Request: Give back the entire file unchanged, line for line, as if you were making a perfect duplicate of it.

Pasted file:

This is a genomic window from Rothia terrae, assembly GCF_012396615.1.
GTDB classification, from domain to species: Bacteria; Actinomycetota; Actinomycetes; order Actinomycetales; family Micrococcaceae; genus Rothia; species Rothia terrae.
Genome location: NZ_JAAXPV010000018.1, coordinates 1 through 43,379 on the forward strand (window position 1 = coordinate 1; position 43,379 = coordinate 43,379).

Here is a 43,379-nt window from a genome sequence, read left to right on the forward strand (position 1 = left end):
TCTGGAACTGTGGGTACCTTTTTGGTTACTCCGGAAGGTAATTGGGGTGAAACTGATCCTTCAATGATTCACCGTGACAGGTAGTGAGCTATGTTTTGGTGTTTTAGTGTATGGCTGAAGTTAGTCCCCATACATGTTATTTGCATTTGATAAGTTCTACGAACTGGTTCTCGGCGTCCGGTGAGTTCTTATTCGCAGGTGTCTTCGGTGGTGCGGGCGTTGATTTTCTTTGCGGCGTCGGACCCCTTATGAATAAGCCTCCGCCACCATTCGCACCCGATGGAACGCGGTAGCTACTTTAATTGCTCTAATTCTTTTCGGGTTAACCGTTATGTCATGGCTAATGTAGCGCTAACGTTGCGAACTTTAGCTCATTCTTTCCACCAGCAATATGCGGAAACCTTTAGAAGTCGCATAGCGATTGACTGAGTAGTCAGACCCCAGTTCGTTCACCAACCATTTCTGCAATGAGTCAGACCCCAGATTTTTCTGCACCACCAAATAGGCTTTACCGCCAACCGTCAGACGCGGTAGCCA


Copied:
This is a genomic window from Rothia terrae, assembly GCF_012396615.1.
GTDB classification, from domain to species: Bacteria; Actinomycetota; Actinomycetes; order Actinomycetales; family Micrococcaceae; genus Rothia; species Rothia terrae.
Genome location: NZ_JAAXPV010000018.1, coordinates 1 through 43,379 on the forward strand (window position 1 = coordinate 1; position 43,379 = coordinate 43,379).

Here is a 43,379-nt window from a genome sequence, read left to right on the forward strand (position 1 = left end):
TCTGGAACTGTGGGTACCTTTTTGGTTACTCCGGAAGGTAATTGGGGTGAAACTGATCCTTCAATGATTCACCGTGACAGGTAGTGAGCTATGTTTTGGTGTTTTAGTGTATGGCTGAAGTTAGTCCCCATACATGTTATTTGCATTTGATAAGTTCTACGAACTGGTTCTCGGCGTCCGGTGAGTTCTTATTCGCAGGTGTCTTCGGTGGTGCGGGCGTTGATTTTCTTTGCGGCGTCGGACCCCTTATGAATAAGCCTCCGCCACCATTCGCACCCGATGGAACGCGGTAGCTACTTTAATTGCTCTAATTCTTTTCGGGTTAACCGTTATGTCATGGCTAATGTAGCGCTAACGTTGCGAACTTTAGCTCATTCTTTCCACCAGCAATATGCGGAAACCTTTAGAAGTCGCATAGCGATTGACTGAGTAGTCAGACCCCAGTTCGTTCACCAACCATTTCTGCAATGAGTCAGACCCCAGATTTTTCTGCACCACCAAATAGGCTTTACCGCCAACCGTCAGACGCGGTAGCCA